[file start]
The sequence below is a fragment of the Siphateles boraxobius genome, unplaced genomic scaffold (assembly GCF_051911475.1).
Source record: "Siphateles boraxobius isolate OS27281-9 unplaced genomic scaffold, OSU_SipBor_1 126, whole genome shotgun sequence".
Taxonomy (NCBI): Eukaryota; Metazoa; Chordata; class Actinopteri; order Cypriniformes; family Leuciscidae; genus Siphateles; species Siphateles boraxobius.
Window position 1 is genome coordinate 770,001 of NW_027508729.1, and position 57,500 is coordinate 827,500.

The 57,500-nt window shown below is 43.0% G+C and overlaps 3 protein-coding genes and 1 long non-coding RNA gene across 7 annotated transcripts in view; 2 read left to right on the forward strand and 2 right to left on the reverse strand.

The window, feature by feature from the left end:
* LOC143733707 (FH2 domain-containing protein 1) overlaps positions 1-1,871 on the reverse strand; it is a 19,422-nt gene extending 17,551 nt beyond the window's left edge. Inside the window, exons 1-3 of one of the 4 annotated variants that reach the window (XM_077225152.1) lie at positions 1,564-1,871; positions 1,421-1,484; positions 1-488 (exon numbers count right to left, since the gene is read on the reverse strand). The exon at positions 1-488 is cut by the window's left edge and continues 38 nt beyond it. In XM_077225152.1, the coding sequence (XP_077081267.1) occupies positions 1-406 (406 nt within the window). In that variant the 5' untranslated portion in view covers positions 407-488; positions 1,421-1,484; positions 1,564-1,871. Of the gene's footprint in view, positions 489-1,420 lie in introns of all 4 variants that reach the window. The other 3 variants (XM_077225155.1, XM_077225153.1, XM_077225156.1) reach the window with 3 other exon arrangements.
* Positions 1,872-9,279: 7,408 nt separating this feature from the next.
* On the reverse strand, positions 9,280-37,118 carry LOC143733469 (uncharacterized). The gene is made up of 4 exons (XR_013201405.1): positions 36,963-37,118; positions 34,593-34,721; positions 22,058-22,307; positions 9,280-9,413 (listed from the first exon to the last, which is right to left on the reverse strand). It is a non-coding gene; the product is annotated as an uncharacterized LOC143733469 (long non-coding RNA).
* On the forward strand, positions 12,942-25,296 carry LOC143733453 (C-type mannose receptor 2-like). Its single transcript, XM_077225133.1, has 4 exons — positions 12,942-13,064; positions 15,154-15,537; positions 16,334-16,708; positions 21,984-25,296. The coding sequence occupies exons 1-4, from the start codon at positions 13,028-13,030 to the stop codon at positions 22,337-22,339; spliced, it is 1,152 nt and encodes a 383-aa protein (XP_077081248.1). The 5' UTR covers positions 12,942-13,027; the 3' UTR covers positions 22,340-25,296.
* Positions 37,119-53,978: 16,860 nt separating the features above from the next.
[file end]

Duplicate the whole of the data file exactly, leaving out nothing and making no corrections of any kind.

The sequence below is a fragment of the Siphateles boraxobius genome, unplaced genomic scaffold (assembly GCF_051911475.1).
Source record: "Siphateles boraxobius isolate OS27281-9 unplaced genomic scaffold, OSU_SipBor_1 126, whole genome shotgun sequence".
Taxonomy (NCBI): Eukaryota; Metazoa; Chordata; class Actinopteri; order Cypriniformes; family Leuciscidae; genus Siphateles; species Siphateles boraxobius.
Window position 1 is genome coordinate 770,001 of NW_027508729.1, and position 57,500 is coordinate 827,500.

The 57,500-nt window shown below is 43.0% G+C and overlaps 3 protein-coding genes and 1 long non-coding RNA gene across 7 annotated transcripts in view; 2 read left to right on the forward strand and 2 right to left on the reverse strand.

The window, feature by feature from the left end:
* LOC143733707 (FH2 domain-containing protein 1) overlaps positions 1-1,871 on the reverse strand; it is a 19,422-nt gene extending 17,551 nt beyond the window's left edge. Inside the window, exons 1-3 of one of the 4 annotated variants that reach the window (XM_077225152.1) lie at positions 1,564-1,871; positions 1,421-1,484; positions 1-488 (exon numbers count right to left, since the gene is read on the reverse strand). The exon at positions 1-488 is cut by the window's left edge and continues 38 nt beyond it. In XM_077225152.1, the coding sequence (XP_077081267.1) occupies positions 1-406 (406 nt within the window). In that variant the 5' untranslated portion in view covers positions 407-488; positions 1,421-1,484; positions 1,564-1,871. Of the gene's footprint in view, positions 489-1,420 lie in introns of all 4 variants that reach the window. The other 3 variants (XM_077225155.1, XM_077225153.1, XM_077225156.1) reach the window with 3 other exon arrangements.
* Positions 1,872-9,279: 7,408 nt separating this feature from the next.
* On the reverse strand, positions 9,280-37,118 carry LOC143733469 (uncharacterized). The gene is made up of 4 exons (XR_013201405.1): positions 36,963-37,118; positions 34,593-34,721; positions 22,058-22,307; positions 9,280-9,413 (listed from the first exon to the last, which is right to left on the reverse strand). It is a non-coding gene; the product is annotated as an uncharacterized LOC143733469 (long non-coding RNA).
* On the forward strand, positions 12,942-25,296 carry LOC143733453 (C-type mannose receptor 2-like). Its single transcript, XM_077225133.1, has 4 exons — positions 12,942-13,064; positions 15,154-15,537; positions 16,334-16,708; positions 21,984-25,296. The coding sequence occupies exons 1-4, from the start codon at positions 13,028-13,030 to the stop codon at positions 22,337-22,339; spliced, it is 1,152 nt and encodes a 383-aa protein (XP_077081248.1). The 5' UTR covers positions 12,942-13,027; the 3' UTR covers positions 22,340-25,296.
* Positions 37,119-53,978: 16,860 nt separating the features above from the next.